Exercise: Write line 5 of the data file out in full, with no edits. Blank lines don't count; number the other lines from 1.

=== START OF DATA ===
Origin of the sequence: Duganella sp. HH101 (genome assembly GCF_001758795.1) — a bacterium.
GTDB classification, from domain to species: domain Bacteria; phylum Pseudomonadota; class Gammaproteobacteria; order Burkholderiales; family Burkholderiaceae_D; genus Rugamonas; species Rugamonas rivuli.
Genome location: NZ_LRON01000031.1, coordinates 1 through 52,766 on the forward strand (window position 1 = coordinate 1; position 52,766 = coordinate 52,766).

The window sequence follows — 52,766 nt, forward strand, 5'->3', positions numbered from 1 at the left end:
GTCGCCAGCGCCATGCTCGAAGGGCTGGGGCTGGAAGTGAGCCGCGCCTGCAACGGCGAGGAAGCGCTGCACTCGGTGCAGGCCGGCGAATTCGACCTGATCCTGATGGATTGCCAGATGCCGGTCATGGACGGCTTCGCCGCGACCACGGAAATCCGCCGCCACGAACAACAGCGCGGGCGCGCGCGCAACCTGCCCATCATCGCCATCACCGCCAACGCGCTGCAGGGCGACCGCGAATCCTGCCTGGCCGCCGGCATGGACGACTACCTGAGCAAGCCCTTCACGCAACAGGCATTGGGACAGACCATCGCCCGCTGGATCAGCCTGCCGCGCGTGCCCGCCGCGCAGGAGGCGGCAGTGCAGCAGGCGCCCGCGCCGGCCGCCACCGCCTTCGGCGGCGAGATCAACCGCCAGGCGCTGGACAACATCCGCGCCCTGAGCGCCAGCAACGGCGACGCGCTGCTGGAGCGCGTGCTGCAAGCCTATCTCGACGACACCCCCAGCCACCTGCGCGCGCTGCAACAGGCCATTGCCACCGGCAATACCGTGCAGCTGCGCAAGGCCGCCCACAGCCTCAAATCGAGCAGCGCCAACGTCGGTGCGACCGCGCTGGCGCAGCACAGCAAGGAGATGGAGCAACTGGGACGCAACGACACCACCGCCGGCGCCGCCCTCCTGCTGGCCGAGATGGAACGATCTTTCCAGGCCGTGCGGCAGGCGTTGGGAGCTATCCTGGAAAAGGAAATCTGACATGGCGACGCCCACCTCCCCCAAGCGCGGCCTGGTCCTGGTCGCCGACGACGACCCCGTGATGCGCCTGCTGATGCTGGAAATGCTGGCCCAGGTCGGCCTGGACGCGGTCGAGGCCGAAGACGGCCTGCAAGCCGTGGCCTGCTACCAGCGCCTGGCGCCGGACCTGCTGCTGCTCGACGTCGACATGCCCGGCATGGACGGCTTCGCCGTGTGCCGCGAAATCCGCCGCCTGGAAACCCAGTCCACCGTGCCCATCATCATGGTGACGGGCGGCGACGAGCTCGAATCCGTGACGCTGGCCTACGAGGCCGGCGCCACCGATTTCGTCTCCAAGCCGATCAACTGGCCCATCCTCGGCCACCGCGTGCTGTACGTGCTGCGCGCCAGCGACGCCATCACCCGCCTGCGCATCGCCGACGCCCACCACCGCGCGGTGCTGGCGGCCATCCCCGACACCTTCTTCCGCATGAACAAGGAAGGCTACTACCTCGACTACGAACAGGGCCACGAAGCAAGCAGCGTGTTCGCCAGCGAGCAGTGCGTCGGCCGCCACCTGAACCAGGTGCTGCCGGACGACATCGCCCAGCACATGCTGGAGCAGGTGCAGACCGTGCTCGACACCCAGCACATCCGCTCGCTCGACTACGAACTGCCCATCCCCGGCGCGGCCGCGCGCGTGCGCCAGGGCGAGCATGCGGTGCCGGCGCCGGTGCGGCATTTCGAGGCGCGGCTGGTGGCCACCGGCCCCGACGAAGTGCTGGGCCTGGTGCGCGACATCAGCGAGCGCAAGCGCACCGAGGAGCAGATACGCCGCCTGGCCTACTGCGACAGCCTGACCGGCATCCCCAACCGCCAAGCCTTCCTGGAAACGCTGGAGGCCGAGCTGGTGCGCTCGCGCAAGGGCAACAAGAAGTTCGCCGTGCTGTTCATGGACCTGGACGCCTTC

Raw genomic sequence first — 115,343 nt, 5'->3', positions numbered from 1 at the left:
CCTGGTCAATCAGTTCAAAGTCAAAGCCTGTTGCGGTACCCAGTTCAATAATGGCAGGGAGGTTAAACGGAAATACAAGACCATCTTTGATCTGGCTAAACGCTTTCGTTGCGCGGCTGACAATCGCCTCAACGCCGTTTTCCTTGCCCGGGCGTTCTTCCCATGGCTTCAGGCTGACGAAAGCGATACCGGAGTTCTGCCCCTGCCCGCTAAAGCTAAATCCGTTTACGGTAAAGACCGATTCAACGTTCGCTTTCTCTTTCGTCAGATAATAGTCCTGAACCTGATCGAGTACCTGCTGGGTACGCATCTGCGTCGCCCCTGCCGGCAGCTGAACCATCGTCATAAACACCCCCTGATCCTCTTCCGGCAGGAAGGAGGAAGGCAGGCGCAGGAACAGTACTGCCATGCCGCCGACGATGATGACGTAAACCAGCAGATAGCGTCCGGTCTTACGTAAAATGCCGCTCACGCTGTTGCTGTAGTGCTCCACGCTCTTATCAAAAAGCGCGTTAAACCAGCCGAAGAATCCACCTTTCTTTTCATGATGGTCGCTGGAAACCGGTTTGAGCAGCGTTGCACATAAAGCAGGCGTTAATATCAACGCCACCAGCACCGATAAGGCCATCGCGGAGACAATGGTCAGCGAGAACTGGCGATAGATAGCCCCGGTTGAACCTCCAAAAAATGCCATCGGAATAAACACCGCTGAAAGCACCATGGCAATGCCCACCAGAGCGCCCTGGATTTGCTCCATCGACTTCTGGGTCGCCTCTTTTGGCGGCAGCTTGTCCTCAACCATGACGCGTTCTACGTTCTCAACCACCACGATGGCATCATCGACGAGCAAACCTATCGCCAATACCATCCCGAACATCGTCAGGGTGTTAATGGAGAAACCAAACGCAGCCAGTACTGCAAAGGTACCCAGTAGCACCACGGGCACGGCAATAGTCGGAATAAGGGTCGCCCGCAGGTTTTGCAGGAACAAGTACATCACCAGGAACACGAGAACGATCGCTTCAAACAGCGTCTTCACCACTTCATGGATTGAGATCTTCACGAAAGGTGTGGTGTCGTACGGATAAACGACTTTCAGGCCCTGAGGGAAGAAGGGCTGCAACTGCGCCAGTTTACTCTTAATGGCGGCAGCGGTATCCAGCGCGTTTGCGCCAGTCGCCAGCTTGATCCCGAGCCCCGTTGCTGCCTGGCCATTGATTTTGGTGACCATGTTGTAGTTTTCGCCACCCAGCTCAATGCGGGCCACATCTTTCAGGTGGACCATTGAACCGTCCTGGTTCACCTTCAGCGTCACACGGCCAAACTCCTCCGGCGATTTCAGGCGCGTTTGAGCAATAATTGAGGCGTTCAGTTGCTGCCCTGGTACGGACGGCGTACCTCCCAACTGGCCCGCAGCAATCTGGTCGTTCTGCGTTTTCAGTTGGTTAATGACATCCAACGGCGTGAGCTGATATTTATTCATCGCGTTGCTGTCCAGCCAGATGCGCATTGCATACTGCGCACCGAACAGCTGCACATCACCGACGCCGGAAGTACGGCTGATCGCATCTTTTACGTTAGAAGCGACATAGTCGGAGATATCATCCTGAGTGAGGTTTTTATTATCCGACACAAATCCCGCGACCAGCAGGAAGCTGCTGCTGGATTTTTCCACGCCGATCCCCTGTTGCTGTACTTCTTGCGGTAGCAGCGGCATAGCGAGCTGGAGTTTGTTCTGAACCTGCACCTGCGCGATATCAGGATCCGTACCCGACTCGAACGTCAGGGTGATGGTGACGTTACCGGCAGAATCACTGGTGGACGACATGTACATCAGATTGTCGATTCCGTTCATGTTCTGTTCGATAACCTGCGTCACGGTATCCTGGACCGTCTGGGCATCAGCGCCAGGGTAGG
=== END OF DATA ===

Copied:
GTCGCCAGCGCCATGCTCGAAGGGCTGGGGCTGGAAGTGAGCCGCGCCTGCAACGGCGAGGAAGCGCTGCACTCGGTGCAGGCCGGCGAATTCGACCTGATCCTGATGGATTGCCAGATGCCGGTCATGGACGGCTTCGCCGCGACCACGGAAATCCGCCGCCACGAACAACAGCGCGGGCGCGCGCGCAACCTGCCCATCATCGCCATCACCGCCAACGCGCTGCAGGGCGACCGCGAATCCTGCCTGGCCGCCGGCATGGACGACTACCTGAGCAAGCCCTTCACGCAACAGGCATTGGGACAGACCATCGCCCGCTGGATCAGCCTGCCGCGCGTGCCCGCCGCGCAGGAGGCGGCAGTGCAGCAGGCGCCCGCGCCGGCCGCCACCGCCTTCGGCGGCGAGATCAACCGCCAGGCGCTGGACAACATCCGCGCCCTGAGCGCCAGCAACGGCGACGCGCTGCTGGAGCGCGTGCTGCAAGCCTATCTCGACGACACCCCCAGCCACCTGCGCGCGCTGCAACAGGCCATTGCCACCGGCAATACCGTGCAGCTGCGCAAGGCCGCCCACAGCCTCAAATCGAGCAGCGCCAACGTCGGTGCGACCGCGCTGGCGCAGCACAGCAAGGAGATGGAGCAACTGGGACGCAACGACACCACCGCCGGCGCCGCCCTCCTGCTGGCCGAGATGGAACGATCTTTCCAGGCCGTGCGGCAGGCGTTGGGAGCTATCCTGGAAAAGGAAATCTGACATGGCGACGCCCACCTCCCCCAAGCGCGGCCTGGTCCTGGTCGCCGACGACGACCCCGTGATGCGCCTGCTGATGCTGGAAATGCTGGCCCAGGTCGGCCTGGACGCGGTCGAGGCCGAAGACGGCCTGCAAGCCGTGGCCTGCTACCAGCGCCTGGCGCCGGACCTGCTGCTGCTCGACGTCGACATGCCCGGCATGGACGGCTTCGCCGTGTGCCGCGAAATCCGCCGCCTGGAAACCCAGTCCACCGTGCCCATCATCATGGTGACGGGCGGCGACGAGCTCGAATCCGTGACGCTGGCCTACGAGGCCGGCGCCACCGATTTCGTCTCCAAGCCGATCAACTGGCCCATCCTCGGCCACCGCGTGCTGTACGTGCTGCGCGCCAGCGACGCCATCACCCGCCTGCGCATCGCCGACGCCCACCACCGCGCGGTGCTGGCGGCCATCCCCGACACCTTCTTCCGCATGAACAAGGAAGGCTACTACCTCGACTACGAACAGGGCCACGAAGCAAGCAGCGTGTTCGCCAGCGAGCAGTGCGTCGGCCGCCACCTGAACCAGGTGCTGCCGGACGACATCGCCCAGCACATGCTGGAGCAGGTGCAGACCGTGCTCGACACCCAGCACATCCGCTCGCTCGACTACGAACTGCCCATCCCCGGCGCGGCCGCGCGCGTGCGCCAGGGCGAGCATGCGGTGCCGGCGCCGGTGCGGCATTTCGAGGCGCGGCTGGTGGCCACCGGCCCCGACGAAGTGCTGGGCCTGGTGCGCGACATCAGCGAGCGCAAGCGCACCGAGGAGCAGATACGCCGCCTGGCCTACTGCGACAGCCTGACCGGCATCCCCAACCGCCAAGCCTTCCTGGAAACGCTGGAGGCCGAGCTGGTGCGCTCGCGCAAGGGCAACAAGAAGTTCGCCGTGCTGTTCATGGACCTGGACGCCTTC